Asian Pacific Development Center
|Founded at||Denver, Colorado, US|
|Headquarters||1537 Alton St.|
The Asian Pacific Development Center is a non-profit organization assisting Asian immigrants in the Denver, Colorado, metropolitan area. Founded in 1980 to provide outpatient mental health therapy and counseling, it expanded its offerings a few years later to include acclimation assistance including classes in English as a second language, job placement, and youth activities. The center provides interpreters and translation services in courts, hospitals, and businesses as well. Services are available in 35 different languages.
The Asian Pacific Development Center was founded in October 1980. Large numbers of Asian refugees had emigrated to Colorado following the Vietnam War, and a significant number were showing signs of posttraumatic stress disorder and depression. The center was formed by leaders of the city's Asian American and Pacific Islander communities, including "social workers, attorneys, psychologists and psychiatrists living in Denver", and services were provided by these professionals.
In the 21st century, the center's clientele expanded as additional groups of refugees landed in Colorado, including immigrants from Korea (estimated at 25,000 in the Denver area in 2000) and Bhutan (estimated at 3,500 in 2008).
The center initially offered mental health therapy and counseling on an outpatient basis. After Sumiko Hennessy, a Japanese-born professor of social work, became executive director in 1984, the center's services were expanded to help "overcome the Asian discomfort with mental health assistance". Classes in English as a second language, employment counseling, and youth activities were introduced at this time.
The center offers services geared to youth, teens, and adults/seniors. After-school programs for youth include life skills workshops, tutoring, mentoring, and leadership training. Teens are assisted with placement in summer internships in corporate environments. The adults and seniors component reflects the center's initial founding as a mental health clinic, providing "psychological and psychiatric evaluation, medication therapy, individual and family therapy, day treatment, counseling for domestic abuse perpetrators, and alcohol-abuse education and therapy". Employment counseling and job placement are also provided.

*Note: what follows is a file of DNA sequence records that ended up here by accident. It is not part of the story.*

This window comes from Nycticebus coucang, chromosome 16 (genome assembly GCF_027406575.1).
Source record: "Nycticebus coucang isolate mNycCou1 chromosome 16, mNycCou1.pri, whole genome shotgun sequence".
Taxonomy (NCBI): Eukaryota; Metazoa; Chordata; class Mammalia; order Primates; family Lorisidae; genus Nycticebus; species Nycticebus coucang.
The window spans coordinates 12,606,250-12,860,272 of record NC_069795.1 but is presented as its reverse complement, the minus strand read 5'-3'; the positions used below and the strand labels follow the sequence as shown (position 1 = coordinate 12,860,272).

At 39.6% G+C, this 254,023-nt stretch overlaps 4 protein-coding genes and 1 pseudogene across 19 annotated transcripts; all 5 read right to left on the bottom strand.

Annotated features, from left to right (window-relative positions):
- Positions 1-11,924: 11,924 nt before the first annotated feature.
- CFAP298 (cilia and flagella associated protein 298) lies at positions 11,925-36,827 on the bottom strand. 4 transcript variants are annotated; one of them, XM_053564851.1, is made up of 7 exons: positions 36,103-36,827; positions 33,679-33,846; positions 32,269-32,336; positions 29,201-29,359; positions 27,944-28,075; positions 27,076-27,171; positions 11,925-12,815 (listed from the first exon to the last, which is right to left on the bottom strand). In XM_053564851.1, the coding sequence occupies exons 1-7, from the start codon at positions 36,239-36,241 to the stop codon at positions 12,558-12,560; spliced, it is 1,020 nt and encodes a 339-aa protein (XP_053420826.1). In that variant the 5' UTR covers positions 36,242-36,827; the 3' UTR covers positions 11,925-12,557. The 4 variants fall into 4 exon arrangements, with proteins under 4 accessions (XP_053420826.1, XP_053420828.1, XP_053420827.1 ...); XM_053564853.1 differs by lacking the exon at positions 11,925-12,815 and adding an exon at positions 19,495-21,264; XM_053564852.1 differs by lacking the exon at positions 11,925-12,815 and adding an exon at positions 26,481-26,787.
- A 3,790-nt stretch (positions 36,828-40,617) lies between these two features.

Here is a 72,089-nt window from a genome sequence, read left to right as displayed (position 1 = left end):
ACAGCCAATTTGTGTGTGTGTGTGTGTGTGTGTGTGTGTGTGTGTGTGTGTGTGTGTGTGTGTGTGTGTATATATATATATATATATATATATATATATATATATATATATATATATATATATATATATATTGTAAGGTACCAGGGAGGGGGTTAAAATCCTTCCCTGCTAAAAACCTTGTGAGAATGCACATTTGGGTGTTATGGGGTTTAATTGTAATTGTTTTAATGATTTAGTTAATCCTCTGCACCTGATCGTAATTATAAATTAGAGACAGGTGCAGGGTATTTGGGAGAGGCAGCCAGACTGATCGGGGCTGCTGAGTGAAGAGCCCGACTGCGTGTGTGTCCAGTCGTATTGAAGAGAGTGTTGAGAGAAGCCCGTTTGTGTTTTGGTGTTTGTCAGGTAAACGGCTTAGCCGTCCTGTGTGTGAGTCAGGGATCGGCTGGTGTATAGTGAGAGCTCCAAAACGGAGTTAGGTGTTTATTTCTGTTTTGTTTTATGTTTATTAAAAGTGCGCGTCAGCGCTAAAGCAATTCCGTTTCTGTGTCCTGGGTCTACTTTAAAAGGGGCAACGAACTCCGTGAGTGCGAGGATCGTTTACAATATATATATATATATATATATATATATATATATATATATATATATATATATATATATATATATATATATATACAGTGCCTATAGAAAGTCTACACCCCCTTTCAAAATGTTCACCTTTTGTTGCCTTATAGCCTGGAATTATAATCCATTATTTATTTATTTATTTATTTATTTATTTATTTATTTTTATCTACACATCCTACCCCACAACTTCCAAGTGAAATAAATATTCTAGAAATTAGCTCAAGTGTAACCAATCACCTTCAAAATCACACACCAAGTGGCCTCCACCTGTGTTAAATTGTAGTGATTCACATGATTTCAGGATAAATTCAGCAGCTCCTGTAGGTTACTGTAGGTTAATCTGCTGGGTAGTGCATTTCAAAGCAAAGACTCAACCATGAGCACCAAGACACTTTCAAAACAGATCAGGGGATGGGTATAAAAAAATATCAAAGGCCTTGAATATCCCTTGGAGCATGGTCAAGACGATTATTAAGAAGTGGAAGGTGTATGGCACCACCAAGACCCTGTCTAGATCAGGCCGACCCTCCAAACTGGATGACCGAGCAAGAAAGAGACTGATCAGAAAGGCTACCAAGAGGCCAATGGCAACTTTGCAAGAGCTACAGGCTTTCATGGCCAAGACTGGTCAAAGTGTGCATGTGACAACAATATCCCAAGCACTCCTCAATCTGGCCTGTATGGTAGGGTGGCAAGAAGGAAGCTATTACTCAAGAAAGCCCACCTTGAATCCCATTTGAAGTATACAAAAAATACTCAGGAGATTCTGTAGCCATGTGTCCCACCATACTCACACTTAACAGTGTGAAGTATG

The center responds to community needs as they arise. In 1985, staff addressed the problem faced by mail-order brides in the Asian American community. Asian girls and women, primarily from the Philippines, had been photographed in suggestive poses and advertised in American men's magazines. The women, hoping to marry good husbands, were often abused by the men who chose them. The Asian Pacific Development Center sought to ameliorate the problem by opening support groups and counseling services for the maltreated wives, and furnished referrals to women's shelters.
In 2017, the center sought to assist immigrant and refugee artists in Aurora to establish businesses, offering "free mentoring, marketing and portfolio workshops". In 2018, the center opened a small garden adjacent to its facility to service new immigrants who had been used to farming and a more active lifestyle in their native lands and now felt "depressed and isolated".
As of 1998, the center had a staff of 73 assisting approximately 2,500 clients in the Denver metropolitan area. Counselors communicate with clients in 21 languages, while interpreters expand that reach to 35 languages. The interpreters are also available to translate on behalf of clients in courts, hospitals, and businesses.
- Varnell 1999, p. 255.
- "About Us". Asian Pacific Development Center. Retrieved February 23, 2019.
- Medina, Jennifer (June 24, 2000). "Area Koreans skeptical of talks". The Denver Post. Retrieved February 24, 2019.
- Draper, Electra (September 20, 2012). "Teej Festival celebrates Hindu women Thursday in Aurora". The Denver Post. Retrieved February 24, 2019.
- Mitchell, Megan (March 18, 2014). "Aurora's Asian Pacific Development Center revamps youth outreach". The Denver Post. Retrieved February 23, 2019.
- Varnell 1999, pp. 256–7.
- Mitchell, Megan (May 16, 2017). "Aurora launches programs aimed at helping immigrant community start art-related businesses". The Denver Post. Retrieved February 24, 2019.
- Gutierrez, Sonia (August 17, 2018). "How a garden makes immigrants feel more at home". 9news.com. Retrieved February 23, 2019.
- Butzer, Stephanie (November 20, 2018). "Denver DA's Office, Asian Pacific Development Center awarded $980K grant to fight human trafficking". The Denver Channel. Retrieved February 23, 2019.
- "Sumiko Hennessy, PhD '78". University of Denver Graduate School of Social Work. Retrieved February 22, 2019.
- Varnell 1999, p. 257.
- Varnell, Jeanne (1999). Women of Consequence: The Colorado Women's Hall of Fame. Big Earth Publishing. ISBN 1555662145.